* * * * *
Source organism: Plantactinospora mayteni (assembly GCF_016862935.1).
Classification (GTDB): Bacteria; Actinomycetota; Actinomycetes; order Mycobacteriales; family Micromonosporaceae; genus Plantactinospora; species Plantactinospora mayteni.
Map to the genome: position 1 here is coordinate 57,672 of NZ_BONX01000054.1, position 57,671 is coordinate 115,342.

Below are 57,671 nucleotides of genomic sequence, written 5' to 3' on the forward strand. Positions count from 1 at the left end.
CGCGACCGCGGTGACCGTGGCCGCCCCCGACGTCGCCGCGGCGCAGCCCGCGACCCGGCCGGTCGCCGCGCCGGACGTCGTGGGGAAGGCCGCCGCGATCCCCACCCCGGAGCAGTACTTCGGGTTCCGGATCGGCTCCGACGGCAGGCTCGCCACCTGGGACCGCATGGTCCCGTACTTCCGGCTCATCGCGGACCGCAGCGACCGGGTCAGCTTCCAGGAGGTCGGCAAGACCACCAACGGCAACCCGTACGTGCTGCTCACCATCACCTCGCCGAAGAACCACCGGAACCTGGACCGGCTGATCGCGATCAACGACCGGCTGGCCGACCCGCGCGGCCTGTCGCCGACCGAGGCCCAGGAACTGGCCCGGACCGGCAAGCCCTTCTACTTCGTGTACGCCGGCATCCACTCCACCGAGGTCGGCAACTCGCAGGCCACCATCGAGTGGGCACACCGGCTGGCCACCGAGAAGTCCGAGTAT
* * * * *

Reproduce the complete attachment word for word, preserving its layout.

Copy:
Source organism: Plantactinospora mayteni (assembly GCF_016862935.1).
Classification (GTDB): Bacteria; Actinomycetota; Actinomycetes; order Mycobacteriales; family Micromonosporaceae; genus Plantactinospora; species Plantactinospora mayteni.
Map to the genome: position 1 here is coordinate 57,672 of NZ_BONX01000054.1, position 57,671 is coordinate 115,342.

Below are 57,671 nucleotides of genomic sequence, written 5' to 3' on the forward strand. Positions count from 1 at the left end.
CGCGACCGCGGTGACCGTGGCCGCCCCCGACGTCGCCGCGGCGCAGCCCGCGACCCGGCCGGTCGCCGCGCCGGACGTCGTGGGGAAGGCCGCCGCGATCCCCACCCCGGAGCAGTACTTCGGGTTCCGGATCGGCTCCGACGGCAGGCTCGCCACCTGGGACCGCATGGTCCCGTACTTCCGGCTCATCGCGGACCGCAGCGACCGGGTCAGCTTCCAGGAGGTCGGCAAGACCACCAACGGCAACCCGTACGTGCTGCTCACCATCACCTCGCCGAAGAACCACCGGAACCTGGACCGGCTGATCGCGATCAACGACCGGCTGGCCGACCCGCGCGGCCTGTCGCCGACCGAGGCCCAGGAACTGGCCCGGACCGGCAAGCCCTTCTACTTCGTGTACGCCGGCATCCACTCCACCGAGGTCGGCAACTCGCAGGCCACCATCGAGTGGGCACACCGGCTGGCCACCGAGAAGTCCGAGTAT